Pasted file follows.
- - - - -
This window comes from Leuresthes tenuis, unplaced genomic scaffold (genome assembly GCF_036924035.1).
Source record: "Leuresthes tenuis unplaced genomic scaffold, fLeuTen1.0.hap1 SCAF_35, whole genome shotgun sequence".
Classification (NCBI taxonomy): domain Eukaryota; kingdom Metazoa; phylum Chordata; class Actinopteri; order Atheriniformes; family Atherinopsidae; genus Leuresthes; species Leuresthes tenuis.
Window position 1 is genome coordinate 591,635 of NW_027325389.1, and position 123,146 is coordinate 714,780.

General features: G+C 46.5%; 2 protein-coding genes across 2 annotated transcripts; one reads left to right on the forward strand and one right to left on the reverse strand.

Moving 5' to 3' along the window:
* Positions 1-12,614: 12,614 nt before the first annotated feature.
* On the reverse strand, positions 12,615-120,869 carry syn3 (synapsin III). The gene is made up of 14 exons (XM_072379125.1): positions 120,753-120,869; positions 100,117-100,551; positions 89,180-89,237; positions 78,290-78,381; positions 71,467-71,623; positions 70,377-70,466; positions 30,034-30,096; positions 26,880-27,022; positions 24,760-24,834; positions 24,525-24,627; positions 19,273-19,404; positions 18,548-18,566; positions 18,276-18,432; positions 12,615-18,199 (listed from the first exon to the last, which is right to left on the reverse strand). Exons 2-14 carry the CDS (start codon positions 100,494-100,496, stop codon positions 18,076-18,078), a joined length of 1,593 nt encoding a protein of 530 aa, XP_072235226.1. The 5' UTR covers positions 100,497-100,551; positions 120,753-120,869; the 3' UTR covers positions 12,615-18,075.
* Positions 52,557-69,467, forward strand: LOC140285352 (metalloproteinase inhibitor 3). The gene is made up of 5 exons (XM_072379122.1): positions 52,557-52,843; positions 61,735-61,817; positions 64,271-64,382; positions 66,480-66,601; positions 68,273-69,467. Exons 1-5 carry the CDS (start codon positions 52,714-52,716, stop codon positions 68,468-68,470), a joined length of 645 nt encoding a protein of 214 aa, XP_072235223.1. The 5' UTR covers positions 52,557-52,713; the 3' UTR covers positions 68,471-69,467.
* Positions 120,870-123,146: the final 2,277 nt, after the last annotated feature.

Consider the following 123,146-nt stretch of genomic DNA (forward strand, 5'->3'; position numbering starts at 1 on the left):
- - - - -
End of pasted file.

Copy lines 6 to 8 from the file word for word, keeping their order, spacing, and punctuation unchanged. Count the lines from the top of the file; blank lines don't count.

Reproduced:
Moving 5' to 3' along the window:
* Positions 1-12,614: 12,614 nt before the first annotated feature.
* On the reverse strand, positions 12,615-120,869 carry syn3 (synapsin III). The gene is made up of 14 exons (XM_072379125.1): positions 120,753-120,869; positions 100,117-100,551; positions 89,180-89,237; positions 78,290-78,381; positions 71,467-71,623; positions 70,377-70,466; positions 30,034-30,096; positions 26,880-27,022; positions 24,760-24,834; positions 24,525-24,627; positions 19,273-19,404; positions 18,548-18,566; positions 18,276-18,432; positions 12,615-18,199 (listed from the first exon to the last, which is right to left on the reverse strand). Exons 2-14 carry the CDS (start codon positions 100,494-100,496, stop codon positions 18,076-18,078), a joined length of 1,593 nt encoding a protein of 530 aa, XP_072235226.1. The 5' UTR covers positions 100,497-100,551; positions 120,753-120,869; the 3' UTR covers positions 12,615-18,075.